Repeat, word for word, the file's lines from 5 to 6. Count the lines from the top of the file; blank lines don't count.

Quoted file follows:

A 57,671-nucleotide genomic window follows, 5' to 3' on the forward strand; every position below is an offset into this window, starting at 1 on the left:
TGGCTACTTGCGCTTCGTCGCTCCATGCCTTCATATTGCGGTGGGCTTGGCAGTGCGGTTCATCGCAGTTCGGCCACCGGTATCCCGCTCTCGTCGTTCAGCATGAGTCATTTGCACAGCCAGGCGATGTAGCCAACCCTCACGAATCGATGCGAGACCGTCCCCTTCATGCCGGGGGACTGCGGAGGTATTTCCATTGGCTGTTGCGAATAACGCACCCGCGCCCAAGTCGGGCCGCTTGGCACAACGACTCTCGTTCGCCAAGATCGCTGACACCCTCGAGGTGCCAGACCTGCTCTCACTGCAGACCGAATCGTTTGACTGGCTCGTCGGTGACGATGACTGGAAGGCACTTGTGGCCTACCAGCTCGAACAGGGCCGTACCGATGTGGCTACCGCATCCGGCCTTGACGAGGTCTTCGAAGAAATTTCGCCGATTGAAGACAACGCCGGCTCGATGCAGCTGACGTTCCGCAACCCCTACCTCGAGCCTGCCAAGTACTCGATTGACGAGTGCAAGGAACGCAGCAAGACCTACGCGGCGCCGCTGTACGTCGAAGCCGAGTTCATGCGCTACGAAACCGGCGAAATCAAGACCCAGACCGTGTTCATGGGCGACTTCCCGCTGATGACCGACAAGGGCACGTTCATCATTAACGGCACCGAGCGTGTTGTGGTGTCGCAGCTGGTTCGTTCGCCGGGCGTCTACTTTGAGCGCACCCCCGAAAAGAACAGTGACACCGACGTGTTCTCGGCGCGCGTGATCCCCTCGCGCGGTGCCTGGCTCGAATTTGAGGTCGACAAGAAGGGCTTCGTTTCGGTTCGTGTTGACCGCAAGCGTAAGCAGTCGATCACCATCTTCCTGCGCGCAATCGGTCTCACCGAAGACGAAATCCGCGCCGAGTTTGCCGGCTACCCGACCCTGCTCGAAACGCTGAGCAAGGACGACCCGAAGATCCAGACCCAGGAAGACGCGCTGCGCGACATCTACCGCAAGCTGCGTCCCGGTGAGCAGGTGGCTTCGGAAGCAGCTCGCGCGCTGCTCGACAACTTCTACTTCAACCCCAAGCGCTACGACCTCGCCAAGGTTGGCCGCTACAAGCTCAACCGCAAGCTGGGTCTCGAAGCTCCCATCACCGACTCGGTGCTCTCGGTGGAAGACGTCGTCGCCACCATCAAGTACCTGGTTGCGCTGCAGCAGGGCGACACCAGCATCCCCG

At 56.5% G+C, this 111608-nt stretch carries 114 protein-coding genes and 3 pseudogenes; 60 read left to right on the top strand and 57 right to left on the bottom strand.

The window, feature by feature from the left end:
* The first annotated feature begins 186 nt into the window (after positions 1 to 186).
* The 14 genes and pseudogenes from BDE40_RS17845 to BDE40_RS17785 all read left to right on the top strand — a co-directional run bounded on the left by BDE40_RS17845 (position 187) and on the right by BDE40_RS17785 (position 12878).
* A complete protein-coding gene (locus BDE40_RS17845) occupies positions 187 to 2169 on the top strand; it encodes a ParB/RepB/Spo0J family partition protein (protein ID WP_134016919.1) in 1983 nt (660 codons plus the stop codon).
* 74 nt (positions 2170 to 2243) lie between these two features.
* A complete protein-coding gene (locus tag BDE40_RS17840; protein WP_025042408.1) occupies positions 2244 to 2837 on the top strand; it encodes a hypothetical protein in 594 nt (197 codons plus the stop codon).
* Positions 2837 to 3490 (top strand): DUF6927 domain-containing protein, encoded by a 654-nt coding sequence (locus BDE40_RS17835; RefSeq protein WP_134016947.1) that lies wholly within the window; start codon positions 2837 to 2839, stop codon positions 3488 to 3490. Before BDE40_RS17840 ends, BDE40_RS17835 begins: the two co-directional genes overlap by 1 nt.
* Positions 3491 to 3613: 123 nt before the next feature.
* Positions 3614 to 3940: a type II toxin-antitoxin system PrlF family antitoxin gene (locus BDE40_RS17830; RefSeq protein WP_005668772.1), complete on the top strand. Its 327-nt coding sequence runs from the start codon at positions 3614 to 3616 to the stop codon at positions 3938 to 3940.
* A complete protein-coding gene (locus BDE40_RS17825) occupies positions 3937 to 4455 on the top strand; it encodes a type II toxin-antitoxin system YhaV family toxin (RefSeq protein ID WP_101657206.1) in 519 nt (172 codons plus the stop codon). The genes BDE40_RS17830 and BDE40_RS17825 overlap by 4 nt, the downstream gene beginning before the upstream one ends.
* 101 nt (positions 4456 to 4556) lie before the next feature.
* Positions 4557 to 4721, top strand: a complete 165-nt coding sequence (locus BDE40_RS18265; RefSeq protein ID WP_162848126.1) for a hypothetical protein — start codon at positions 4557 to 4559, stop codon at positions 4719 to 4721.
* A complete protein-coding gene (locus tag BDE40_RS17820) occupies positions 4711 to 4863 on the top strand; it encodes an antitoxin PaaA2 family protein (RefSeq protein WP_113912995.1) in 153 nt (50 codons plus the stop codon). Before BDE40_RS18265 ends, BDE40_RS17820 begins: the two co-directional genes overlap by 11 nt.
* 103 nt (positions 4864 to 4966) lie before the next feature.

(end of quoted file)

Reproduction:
* The first annotated feature begins 186 nt into the window (after positions 1 to 186).
* The 14 genes and pseudogenes from BDE40_RS17845 to BDE40_RS17785 all read left to right on the top strand — a co-directional run bounded on the left by BDE40_RS17845 (position 187) and on the right by BDE40_RS17785 (position 12878).